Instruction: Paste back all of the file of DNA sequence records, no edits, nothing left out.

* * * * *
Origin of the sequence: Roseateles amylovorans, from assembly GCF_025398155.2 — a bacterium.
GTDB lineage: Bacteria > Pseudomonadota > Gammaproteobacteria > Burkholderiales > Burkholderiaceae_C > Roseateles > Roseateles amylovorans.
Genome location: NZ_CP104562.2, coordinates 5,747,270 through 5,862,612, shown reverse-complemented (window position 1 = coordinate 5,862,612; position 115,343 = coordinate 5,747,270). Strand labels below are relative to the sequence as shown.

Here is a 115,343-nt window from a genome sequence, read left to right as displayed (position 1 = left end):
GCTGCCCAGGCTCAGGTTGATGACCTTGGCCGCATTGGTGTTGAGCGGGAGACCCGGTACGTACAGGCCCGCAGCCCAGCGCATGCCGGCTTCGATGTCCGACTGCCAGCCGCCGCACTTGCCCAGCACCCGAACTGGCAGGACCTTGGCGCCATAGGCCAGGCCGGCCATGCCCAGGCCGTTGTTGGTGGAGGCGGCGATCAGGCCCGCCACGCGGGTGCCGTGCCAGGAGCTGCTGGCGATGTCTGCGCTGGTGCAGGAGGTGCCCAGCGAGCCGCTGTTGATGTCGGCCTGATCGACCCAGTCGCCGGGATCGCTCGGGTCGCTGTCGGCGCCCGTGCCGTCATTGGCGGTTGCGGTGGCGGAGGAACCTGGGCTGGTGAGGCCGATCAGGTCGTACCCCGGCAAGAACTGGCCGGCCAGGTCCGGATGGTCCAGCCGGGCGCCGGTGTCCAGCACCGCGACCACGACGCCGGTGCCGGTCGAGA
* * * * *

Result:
Origin of the sequence: Roseateles amylovorans, from assembly GCF_025398155.2 — a bacterium.
GTDB lineage: Bacteria > Pseudomonadota > Gammaproteobacteria > Burkholderiales > Burkholderiaceae_C > Roseateles > Roseateles amylovorans.
Genome location: NZ_CP104562.2, coordinates 5,747,270 through 5,862,612, shown reverse-complemented (window position 1 = coordinate 5,862,612; position 115,343 = coordinate 5,747,270). Strand labels below are relative to the sequence as shown.

Here is a 115,343-nt window from a genome sequence, read left to right as displayed (position 1 = left end):
GCTGCCCAGGCTCAGGTTGATGACCTTGGCCGCATTGGTGTTGAGCGGGAGACCCGGTACGTACAGGCCCGCAGCCCAGCGCATGCCGGCTTCGATGTCCGACTGCCAGCCGCCGCACTTGCCCAGCACCCGAACTGGCAGGACCTTGGCGCCATAGGCCAGGCCGGCCATGCCCAGGCCGTTGTTGGTGGAGGCGGCGATCAGGCCCGCCACGCGGGTGCCGTGCCAGGAGCTGCTGGCGATGTCTGCGCTGGTGCAGGAGGTGCCCAGCGAGCCGCTGTTGATGTCGGCCTGATCGACCCAGTCGCCGGGATCGCTCGGGTCGCTGTCGGCGCCCGTGCCGTCATTGGCGGTTGCGGTGGCGGAGGAACCTGGGCTGGTGAGGCCGATCAGGTCGTACCCCGGCAAGAACTGGCCGGCCAGGTCCGGATGGTCCAGCCGGGCGCCGGTGTCCAGCACCGCGACCACGACGCCGGTGCCGGTCGAGA